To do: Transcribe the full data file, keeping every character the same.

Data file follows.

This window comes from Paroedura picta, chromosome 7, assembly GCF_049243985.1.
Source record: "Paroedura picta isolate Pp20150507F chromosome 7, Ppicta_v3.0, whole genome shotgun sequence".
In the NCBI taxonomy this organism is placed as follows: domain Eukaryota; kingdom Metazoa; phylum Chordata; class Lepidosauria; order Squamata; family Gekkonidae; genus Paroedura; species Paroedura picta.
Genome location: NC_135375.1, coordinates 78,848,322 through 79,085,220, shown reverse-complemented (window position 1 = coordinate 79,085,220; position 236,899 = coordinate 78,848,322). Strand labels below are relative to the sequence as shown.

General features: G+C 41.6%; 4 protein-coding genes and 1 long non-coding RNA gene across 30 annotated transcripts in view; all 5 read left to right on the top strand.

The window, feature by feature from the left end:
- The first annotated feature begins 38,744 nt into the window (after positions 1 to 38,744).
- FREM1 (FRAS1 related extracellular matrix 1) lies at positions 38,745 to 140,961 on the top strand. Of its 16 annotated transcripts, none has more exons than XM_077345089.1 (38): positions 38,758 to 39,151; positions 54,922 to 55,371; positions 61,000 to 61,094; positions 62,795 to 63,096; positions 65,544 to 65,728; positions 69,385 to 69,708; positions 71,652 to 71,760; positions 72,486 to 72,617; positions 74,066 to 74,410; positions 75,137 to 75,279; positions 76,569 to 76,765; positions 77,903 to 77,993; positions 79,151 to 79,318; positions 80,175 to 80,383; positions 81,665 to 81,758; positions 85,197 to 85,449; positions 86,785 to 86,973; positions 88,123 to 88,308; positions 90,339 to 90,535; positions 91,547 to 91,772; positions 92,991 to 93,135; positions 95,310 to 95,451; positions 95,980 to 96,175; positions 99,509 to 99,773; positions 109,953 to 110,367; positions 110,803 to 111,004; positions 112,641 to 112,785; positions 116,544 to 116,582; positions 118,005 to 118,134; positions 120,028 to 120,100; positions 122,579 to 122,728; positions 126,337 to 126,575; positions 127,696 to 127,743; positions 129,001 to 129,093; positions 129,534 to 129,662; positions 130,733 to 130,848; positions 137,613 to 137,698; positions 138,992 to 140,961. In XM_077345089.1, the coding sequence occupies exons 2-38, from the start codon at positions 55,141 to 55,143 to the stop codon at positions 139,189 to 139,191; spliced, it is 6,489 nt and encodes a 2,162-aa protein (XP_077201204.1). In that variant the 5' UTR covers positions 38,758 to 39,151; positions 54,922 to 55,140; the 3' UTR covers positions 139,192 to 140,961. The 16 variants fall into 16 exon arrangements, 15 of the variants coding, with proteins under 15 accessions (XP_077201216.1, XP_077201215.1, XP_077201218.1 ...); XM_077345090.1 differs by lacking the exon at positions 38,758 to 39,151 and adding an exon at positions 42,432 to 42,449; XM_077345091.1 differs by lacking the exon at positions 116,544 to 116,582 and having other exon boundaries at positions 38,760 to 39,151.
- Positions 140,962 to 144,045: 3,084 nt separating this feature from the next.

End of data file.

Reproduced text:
This window comes from Paroedura picta, chromosome 7, assembly GCF_049243985.1.
Source record: "Paroedura picta isolate Pp20150507F chromosome 7, Ppicta_v3.0, whole genome shotgun sequence".
In the NCBI taxonomy this organism is placed as follows: domain Eukaryota; kingdom Metazoa; phylum Chordata; class Lepidosauria; order Squamata; family Gekkonidae; genus Paroedura; species Paroedura picta.
Genome location: NC_135375.1, coordinates 78,848,322 through 79,085,220, shown reverse-complemented (window position 1 = coordinate 79,085,220; position 236,899 = coordinate 78,848,322). Strand labels below are relative to the sequence as shown.

General features: G+C 41.6%; 4 protein-coding genes and 1 long non-coding RNA gene across 30 annotated transcripts in view; all 5 read left to right on the top strand.

The window, feature by feature from the left end:
- The first annotated feature begins 38,744 nt into the window (after positions 1 to 38,744).
- FREM1 (FRAS1 related extracellular matrix 1) lies at positions 38,745 to 140,961 on the top strand. Of its 16 annotated transcripts, none has more exons than XM_077345089.1 (38): positions 38,758 to 39,151; positions 54,922 to 55,371; positions 61,000 to 61,094; positions 62,795 to 63,096; positions 65,544 to 65,728; positions 69,385 to 69,708; positions 71,652 to 71,760; positions 72,486 to 72,617; positions 74,066 to 74,410; positions 75,137 to 75,279; positions 76,569 to 76,765; positions 77,903 to 77,993; positions 79,151 to 79,318; positions 80,175 to 80,383; positions 81,665 to 81,758; positions 85,197 to 85,449; positions 86,785 to 86,973; positions 88,123 to 88,308; positions 90,339 to 90,535; positions 91,547 to 91,772; positions 92,991 to 93,135; positions 95,310 to 95,451; positions 95,980 to 96,175; positions 99,509 to 99,773; positions 109,953 to 110,367; positions 110,803 to 111,004; positions 112,641 to 112,785; positions 116,544 to 116,582; positions 118,005 to 118,134; positions 120,028 to 120,100; positions 122,579 to 122,728; positions 126,337 to 126,575; positions 127,696 to 127,743; positions 129,001 to 129,093; positions 129,534 to 129,662; positions 130,733 to 130,848; positions 137,613 to 137,698; positions 138,992 to 140,961. In XM_077345089.1, the coding sequence occupies exons 2-38, from the start codon at positions 55,141 to 55,143 to the stop codon at positions 139,189 to 139,191; spliced, it is 6,489 nt and encodes a 2,162-aa protein (XP_077201204.1). In that variant the 5' UTR covers positions 38,758 to 39,151; positions 54,922 to 55,140; the 3' UTR covers positions 139,192 to 140,961. The 16 variants fall into 16 exon arrangements, 15 of the variants coding, with proteins under 15 accessions (XP_077201216.1, XP_077201215.1, XP_077201218.1 ...); XM_077345090.1 differs by lacking the exon at positions 38,758 to 39,151 and adding an exon at positions 42,432 to 42,449; XM_077345091.1 differs by lacking the exon at positions 116,544 to 116,582 and having other exon boundaries at positions 38,760 to 39,151.
- Positions 140,962 to 144,045: 3,084 nt separating this feature from the next.